We have previously reported that TFIIIC controls gene expression via mechanisms involving gene looping and histone acetylation in response to serum starvation in T47D cells [19]. As many DHSs are important cis-regulatory elements that can be part of enhancers or super-enhancers [5] and given that TFIIIC is a bona fide genome organizer [19,40], it is tempting to speculate that the TFIIIC-bound regions might be involved in mechanisms sustaining long range chromatin looping. To address this point, we used published Hi-C data sets IMR90 and hESCs [41] and Hi-C and HiChIP data in T47D [19,42]. To prove that TFIIIC-bound regions are involved in long-range chromatin contacts we therefore moved to identity loops in our Hi-C data and HiChIP data using loop caller FitChIIP [43]. First, we used TD3C regions to explore the degree of global contacts in T47D HiChIP data. Aggregation plots show that TD3C regions displayed higher contact density than MF3C regions (Figure 3A), although both sets of genomic TFIIIC coordinates are coming from cell lines of breast epithelial origins, indicating a large degree of cell specificity in chromatin looping made by TFIIIC. We then hypothesized that a similar behavior should be observed when comparing Hi-C data of IMR90 and hESCs to the corresponding IM3C and ES3C regions. Therefore, we compared aggregation plots from Hi-C data from hESCs for both sets of TFIIIC-bound regions and found that ES3C displayed stronger contact frequency compared to IM3C within Hi-C matrix generated with hESCs data (Figure 3B). We then took the same inverted approach and compared contact frequency of IM3C and ES3C regions in Hi-C data from IMR90 cells (Figure 3C). As expected IM3C showed the strongest degree of genome interactions compared to ES3C (Figure 3C). All together, these data prove how TFIIIC participates in the layout of chromatin looping in a cell type specific manner.

2.5. CTCF Is Not Required for Chromatin Looping at TFIIIC-Bound Regions

The most studied genome organizer is known as CCCTC-binding factor (CTCF) [19,40]. Therefore, we asked whether CTCF could be implicated in TFIIIC-bound cell type-specific chromatin looping. To measure this, we looked into T47D HiChIP data and found that TD3C sites are able to interact with each other forming long-range chromatin loops at the 1.5 Mb keratin locus of chromosome 17 (Supplementary Figure S3A). The HiChIP data show that two TD3C sites (not present in other cell lines) (Supplementary Figure S3A, upper panel) were more than 1.5 Mb apart but able to make chromatin contacts (Supplementary Figure S3A, lower panel), despite the absence of CTCF at these regions (Supplementary Figure S3A, upper panel), strongly suggesting a role for TFIIIC in promoting these contacts. Same results were obtained when we looked at another region of 100 kb containing the Leucine Rich Repeat Containing 36 (LRRC36) gene on chromosome 16 (Figure 3D). This loop was only present in hESCs and not in other cell lines (Figure 3D and Supplementary Figure S3B), independently of the presence of CTCF. Indeed, CTCF was present at both the ES3C and shared TFIIIC sites in hESCs, T47D and IMR90 cells (Figure 3D, upper panel). However, we were able to detect loops between the ES3C peak and the shared TFIIIC binding site only in hESCs where a specific ES3C appeared (Figure 3D and Supplementary Figure S3B), suggesting that this interaction largely depends on TFIIIC occupancy.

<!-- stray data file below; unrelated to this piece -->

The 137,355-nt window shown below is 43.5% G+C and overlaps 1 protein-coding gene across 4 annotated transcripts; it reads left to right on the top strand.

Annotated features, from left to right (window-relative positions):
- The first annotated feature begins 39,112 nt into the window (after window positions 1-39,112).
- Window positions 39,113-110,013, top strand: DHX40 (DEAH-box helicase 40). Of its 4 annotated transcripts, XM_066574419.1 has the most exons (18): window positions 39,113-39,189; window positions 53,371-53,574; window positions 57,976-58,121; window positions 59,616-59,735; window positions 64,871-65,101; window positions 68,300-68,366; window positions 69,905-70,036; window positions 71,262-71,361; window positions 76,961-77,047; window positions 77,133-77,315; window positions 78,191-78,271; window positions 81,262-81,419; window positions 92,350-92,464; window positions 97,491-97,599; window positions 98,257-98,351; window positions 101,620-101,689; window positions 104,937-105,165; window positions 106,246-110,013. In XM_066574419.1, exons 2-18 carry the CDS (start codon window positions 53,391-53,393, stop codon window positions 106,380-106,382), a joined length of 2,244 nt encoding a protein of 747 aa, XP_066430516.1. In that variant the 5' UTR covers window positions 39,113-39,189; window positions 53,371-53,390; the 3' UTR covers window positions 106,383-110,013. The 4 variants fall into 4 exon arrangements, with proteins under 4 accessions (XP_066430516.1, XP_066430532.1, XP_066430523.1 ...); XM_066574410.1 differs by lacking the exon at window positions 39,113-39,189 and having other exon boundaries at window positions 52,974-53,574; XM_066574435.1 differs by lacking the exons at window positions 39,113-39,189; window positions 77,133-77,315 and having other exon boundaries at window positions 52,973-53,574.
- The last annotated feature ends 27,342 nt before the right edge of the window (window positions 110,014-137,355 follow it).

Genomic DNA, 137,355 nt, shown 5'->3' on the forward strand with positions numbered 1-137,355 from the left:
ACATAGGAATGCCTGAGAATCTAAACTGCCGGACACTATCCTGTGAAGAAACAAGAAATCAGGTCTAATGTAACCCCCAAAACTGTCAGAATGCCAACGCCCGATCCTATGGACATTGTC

To further prove that CTCF is not involved in looping generated at cell type-specific TFIIIC-bound regions, we calculated the average profile of CTCF at MC3C, IM3C, ES3C and TD3C. We found that CTCF was indeed not significantly enriched at any of the cell type-specific TFIIIC-bound regions (Figure 3E). A slight enrichment was detected for IM3C and ES3C (Figure 3E), which harbor the largest fraction of DHS sites (Supplementary Figure S2A). On the contrary, CTCF enrichment was higher at TFIIIC-shared sites, which contain several known Pol III-transcribed genes and a vast majority of tRNA genes across cell lines (Supplementary Figure S3C). All together these data show that in normal conditions CTCF is not directly involved in chromatin loops associated with TFIIIC-bound regions that show cell type-specificity.

3. Discussion